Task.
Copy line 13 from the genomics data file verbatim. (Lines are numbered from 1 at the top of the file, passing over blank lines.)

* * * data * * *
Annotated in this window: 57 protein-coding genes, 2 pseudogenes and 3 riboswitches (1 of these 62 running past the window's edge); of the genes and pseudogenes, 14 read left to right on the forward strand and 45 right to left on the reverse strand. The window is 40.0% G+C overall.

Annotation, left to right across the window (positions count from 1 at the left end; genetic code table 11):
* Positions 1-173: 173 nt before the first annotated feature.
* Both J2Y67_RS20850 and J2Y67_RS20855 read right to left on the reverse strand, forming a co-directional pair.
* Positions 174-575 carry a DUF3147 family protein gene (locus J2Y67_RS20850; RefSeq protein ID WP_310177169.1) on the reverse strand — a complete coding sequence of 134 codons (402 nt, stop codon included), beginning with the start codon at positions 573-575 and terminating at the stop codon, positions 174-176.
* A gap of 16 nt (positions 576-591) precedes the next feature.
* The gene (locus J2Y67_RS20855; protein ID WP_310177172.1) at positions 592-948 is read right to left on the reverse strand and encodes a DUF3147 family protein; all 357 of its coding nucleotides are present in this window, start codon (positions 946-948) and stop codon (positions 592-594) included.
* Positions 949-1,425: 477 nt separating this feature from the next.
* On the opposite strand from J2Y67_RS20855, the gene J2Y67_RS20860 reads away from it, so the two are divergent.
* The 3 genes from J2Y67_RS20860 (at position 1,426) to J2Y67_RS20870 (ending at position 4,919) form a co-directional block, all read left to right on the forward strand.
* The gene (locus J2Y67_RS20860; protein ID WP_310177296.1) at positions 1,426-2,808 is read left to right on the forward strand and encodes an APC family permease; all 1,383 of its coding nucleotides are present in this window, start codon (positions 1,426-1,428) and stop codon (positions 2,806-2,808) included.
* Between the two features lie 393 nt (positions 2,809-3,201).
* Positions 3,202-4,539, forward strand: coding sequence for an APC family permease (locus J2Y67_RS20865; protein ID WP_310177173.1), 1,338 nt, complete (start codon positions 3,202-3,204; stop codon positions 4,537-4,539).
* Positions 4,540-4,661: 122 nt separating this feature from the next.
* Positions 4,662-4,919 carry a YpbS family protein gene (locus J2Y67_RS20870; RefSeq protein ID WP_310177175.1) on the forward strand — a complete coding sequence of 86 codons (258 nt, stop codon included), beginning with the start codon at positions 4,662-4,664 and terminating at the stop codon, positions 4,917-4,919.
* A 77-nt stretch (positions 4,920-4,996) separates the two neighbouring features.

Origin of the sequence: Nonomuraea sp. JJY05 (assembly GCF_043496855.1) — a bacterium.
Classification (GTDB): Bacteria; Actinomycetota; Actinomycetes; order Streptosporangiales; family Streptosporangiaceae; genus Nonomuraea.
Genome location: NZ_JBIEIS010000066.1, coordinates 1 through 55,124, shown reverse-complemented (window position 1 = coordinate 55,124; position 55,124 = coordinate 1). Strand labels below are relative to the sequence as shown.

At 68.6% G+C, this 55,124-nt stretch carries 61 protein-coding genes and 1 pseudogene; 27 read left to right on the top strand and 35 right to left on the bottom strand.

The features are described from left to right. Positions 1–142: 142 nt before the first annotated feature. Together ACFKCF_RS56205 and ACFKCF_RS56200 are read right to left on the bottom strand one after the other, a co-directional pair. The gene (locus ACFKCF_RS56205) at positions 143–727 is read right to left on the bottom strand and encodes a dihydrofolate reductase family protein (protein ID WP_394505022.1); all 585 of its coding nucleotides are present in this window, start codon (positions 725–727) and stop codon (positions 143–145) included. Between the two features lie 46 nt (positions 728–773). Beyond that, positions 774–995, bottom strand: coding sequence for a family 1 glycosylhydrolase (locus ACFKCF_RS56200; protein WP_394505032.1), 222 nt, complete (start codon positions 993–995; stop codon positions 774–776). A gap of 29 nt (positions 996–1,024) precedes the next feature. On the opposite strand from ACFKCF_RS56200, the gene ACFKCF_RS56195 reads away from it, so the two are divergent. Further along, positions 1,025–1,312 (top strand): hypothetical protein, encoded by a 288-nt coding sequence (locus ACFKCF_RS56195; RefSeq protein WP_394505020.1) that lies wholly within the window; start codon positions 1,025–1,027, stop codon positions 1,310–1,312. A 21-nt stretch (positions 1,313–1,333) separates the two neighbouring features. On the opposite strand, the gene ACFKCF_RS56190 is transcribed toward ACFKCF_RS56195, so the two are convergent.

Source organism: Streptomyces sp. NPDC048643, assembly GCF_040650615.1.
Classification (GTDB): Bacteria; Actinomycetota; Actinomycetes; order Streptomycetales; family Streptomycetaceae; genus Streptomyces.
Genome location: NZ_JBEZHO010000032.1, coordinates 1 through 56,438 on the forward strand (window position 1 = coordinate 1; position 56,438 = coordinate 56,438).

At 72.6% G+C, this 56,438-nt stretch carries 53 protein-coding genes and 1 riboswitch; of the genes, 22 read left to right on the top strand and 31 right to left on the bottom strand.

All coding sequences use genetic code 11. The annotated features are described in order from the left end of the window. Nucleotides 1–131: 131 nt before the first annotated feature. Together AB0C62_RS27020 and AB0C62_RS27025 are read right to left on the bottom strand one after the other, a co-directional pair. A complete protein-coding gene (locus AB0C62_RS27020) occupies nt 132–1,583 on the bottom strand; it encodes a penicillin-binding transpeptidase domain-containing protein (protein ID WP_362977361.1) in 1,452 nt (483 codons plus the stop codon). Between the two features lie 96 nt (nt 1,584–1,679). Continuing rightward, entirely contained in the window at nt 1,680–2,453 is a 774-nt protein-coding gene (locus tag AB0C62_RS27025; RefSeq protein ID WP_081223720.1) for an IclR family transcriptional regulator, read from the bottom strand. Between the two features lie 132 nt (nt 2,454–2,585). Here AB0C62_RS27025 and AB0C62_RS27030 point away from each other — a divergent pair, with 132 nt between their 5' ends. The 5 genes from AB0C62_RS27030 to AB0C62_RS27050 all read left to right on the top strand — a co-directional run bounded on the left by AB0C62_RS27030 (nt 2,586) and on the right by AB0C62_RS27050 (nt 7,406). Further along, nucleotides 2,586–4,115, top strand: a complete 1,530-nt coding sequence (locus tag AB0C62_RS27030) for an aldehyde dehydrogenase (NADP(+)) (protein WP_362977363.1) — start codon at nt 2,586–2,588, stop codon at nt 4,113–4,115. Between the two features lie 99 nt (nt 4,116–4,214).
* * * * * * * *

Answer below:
* Positions 3,202-4,539, forward strand: coding sequence for an APC family permease (locus J2Y67_RS20865; protein ID WP_310177173.1), 1,338 nt, complete (start codon positions 3,202-3,204; stop codon positions 4,537-4,539).